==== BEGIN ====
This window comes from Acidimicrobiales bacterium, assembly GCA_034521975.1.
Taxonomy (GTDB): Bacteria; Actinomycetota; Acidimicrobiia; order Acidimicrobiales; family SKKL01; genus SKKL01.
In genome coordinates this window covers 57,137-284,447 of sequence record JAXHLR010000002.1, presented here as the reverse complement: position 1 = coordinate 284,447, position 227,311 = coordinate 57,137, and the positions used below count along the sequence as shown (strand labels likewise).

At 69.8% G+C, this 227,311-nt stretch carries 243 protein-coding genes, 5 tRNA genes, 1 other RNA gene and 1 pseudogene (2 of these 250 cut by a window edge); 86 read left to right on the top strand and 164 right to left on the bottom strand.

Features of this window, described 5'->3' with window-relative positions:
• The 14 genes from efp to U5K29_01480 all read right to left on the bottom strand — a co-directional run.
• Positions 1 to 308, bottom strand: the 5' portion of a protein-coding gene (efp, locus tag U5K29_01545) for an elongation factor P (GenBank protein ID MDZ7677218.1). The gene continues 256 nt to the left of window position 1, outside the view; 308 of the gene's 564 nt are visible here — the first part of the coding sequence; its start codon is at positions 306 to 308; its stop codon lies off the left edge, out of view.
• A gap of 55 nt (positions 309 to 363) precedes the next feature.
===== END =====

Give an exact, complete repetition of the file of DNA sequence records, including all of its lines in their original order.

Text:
This window comes from Acidimicrobiales bacterium, assembly GCA_034521975.1.
Taxonomy (GTDB): Bacteria; Actinomycetota; Acidimicrobiia; order Acidimicrobiales; family SKKL01; genus SKKL01.
In genome coordinates this window covers 57,137-284,447 of sequence record JAXHLR010000002.1, presented here as the reverse complement: position 1 = coordinate 284,447, position 227,311 = coordinate 57,137, and the positions used below count along the sequence as shown (strand labels likewise).

At 69.8% G+C, this 227,311-nt stretch carries 243 protein-coding genes, 5 tRNA genes, 1 other RNA gene and 1 pseudogene (2 of these 250 cut by a window edge); 86 read left to right on the top strand and 164 right to left on the bottom strand.

Features of this window, described 5'->3' with window-relative positions:
• The 14 genes from efp to U5K29_01480 all read right to left on the bottom strand — a co-directional run.
• Positions 1 to 308, bottom strand: the 5' portion of a protein-coding gene (efp, locus tag U5K29_01545) for an elongation factor P (GenBank protein ID MDZ7677218.1). The gene continues 256 nt to the left of window position 1, outside the view; 308 of the gene's 564 nt are visible here — the first part of the coding sequence; its start codon is at positions 306 to 308; its stop codon lies off the left edge, out of view.
• A gap of 55 nt (positions 309 to 363) precedes the next feature.